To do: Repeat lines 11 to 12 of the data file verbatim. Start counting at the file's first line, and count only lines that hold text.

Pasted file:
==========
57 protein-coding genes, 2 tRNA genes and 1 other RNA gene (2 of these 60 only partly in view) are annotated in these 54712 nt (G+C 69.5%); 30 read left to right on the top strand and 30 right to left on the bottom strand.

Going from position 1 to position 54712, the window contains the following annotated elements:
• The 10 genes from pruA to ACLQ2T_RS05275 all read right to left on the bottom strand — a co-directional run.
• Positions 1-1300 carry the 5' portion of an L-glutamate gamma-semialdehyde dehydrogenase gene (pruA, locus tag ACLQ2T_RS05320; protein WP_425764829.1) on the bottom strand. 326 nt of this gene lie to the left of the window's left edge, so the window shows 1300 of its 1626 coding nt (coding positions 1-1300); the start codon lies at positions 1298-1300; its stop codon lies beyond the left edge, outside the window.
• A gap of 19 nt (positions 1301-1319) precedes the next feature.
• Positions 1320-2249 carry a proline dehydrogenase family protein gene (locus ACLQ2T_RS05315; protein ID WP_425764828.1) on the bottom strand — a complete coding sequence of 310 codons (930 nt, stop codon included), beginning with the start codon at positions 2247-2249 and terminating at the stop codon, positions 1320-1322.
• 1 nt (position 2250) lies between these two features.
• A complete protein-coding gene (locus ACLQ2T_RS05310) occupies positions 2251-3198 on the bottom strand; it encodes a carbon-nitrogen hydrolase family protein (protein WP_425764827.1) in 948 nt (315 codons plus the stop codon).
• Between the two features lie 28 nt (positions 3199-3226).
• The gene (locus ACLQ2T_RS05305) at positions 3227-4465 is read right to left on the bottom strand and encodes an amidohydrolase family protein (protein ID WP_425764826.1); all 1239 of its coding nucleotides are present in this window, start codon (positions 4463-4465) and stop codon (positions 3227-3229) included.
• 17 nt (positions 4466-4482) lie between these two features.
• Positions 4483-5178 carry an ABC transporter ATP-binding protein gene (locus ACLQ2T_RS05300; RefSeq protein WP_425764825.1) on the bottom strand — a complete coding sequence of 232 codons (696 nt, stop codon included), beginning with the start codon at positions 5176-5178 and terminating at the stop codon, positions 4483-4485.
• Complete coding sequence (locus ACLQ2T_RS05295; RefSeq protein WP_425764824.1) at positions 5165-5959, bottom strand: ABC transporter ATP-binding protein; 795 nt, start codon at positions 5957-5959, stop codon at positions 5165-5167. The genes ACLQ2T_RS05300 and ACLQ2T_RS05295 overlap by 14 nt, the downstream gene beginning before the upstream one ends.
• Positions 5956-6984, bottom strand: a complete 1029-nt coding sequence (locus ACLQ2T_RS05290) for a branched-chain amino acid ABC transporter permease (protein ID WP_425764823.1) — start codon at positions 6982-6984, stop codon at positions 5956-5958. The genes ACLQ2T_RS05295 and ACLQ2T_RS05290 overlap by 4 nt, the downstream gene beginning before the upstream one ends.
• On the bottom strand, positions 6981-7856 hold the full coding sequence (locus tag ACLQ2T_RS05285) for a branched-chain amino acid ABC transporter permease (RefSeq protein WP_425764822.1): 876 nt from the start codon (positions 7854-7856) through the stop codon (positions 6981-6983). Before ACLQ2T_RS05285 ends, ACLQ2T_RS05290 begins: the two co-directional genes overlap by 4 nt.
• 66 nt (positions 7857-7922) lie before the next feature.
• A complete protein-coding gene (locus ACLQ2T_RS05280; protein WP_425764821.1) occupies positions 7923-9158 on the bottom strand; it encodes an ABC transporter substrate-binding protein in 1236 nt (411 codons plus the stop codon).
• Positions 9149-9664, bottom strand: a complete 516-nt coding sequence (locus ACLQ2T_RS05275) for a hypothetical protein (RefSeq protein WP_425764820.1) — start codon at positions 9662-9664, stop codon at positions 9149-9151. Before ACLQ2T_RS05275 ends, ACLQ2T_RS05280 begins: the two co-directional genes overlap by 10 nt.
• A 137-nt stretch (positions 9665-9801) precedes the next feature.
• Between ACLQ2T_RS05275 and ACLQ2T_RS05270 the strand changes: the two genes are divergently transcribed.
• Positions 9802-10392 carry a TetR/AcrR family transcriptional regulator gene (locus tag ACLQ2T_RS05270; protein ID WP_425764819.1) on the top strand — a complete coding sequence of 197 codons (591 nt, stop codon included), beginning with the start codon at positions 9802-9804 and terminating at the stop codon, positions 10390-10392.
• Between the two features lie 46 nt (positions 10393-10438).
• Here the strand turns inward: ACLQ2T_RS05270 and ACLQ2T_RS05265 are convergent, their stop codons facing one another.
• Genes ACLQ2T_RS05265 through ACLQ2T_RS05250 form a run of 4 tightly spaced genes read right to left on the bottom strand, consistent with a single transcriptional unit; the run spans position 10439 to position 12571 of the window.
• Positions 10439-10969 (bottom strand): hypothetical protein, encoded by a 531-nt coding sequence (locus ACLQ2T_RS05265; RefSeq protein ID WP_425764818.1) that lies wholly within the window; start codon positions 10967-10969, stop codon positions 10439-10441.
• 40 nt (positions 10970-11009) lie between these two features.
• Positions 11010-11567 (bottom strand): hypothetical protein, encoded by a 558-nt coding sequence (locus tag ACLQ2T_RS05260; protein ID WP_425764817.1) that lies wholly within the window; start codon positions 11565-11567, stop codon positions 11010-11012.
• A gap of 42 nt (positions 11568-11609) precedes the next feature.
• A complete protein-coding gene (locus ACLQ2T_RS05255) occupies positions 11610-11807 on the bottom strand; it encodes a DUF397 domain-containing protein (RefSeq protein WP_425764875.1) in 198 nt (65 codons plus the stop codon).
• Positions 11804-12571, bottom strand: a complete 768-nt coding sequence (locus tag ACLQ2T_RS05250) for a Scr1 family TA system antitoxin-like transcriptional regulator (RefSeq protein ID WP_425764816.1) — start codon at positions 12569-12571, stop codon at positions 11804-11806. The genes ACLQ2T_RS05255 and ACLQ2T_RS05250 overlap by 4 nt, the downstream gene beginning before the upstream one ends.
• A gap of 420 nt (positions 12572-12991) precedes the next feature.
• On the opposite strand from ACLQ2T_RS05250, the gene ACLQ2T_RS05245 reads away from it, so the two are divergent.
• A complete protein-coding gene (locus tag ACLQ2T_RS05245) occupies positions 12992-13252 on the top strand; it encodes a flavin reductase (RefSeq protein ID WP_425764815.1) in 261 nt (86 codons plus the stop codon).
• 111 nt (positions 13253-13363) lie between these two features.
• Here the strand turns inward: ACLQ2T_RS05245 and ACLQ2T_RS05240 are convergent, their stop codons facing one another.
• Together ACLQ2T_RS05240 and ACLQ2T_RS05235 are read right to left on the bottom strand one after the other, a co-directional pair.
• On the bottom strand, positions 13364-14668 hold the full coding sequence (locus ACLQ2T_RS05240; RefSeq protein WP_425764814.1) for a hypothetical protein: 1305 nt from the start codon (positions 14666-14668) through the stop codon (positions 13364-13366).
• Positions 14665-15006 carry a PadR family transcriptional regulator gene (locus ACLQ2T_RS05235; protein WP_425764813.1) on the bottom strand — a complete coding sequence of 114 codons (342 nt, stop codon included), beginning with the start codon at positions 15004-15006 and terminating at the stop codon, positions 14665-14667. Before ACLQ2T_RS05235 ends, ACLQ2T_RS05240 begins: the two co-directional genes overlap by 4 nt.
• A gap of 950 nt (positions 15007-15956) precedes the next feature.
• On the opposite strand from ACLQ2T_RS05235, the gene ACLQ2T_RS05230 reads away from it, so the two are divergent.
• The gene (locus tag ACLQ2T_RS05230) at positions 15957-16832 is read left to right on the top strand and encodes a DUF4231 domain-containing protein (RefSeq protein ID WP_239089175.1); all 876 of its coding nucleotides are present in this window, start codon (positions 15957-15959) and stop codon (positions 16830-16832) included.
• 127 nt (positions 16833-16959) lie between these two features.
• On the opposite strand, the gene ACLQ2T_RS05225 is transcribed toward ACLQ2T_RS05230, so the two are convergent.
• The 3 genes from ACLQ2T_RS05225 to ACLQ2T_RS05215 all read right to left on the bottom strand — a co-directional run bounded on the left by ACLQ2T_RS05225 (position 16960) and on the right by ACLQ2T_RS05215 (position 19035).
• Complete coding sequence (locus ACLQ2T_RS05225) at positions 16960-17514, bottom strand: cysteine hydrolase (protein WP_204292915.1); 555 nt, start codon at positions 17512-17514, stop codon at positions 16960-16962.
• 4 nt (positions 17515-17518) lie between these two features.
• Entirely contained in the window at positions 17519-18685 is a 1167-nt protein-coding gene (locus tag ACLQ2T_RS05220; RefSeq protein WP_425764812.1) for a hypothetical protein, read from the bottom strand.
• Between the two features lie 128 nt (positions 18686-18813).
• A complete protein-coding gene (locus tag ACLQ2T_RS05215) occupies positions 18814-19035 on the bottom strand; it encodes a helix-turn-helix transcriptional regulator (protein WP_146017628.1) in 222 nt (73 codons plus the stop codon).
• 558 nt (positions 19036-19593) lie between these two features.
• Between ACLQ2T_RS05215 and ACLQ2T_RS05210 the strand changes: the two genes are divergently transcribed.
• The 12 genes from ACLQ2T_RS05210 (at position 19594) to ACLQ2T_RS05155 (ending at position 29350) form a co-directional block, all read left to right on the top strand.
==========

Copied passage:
• 17 nt (positions 4466-4482) lie between these two features.
• Positions 4483-5178 carry an ABC transporter ATP-binding protein gene (locus ACLQ2T_RS05300; RefSeq protein WP_425764825.1) on the bottom strand — a complete coding sequence of 232 codons (696 nt, stop codon included), beginning with the start codon at positions 5176-5178 and terminating at the stop codon, positions 4483-4485.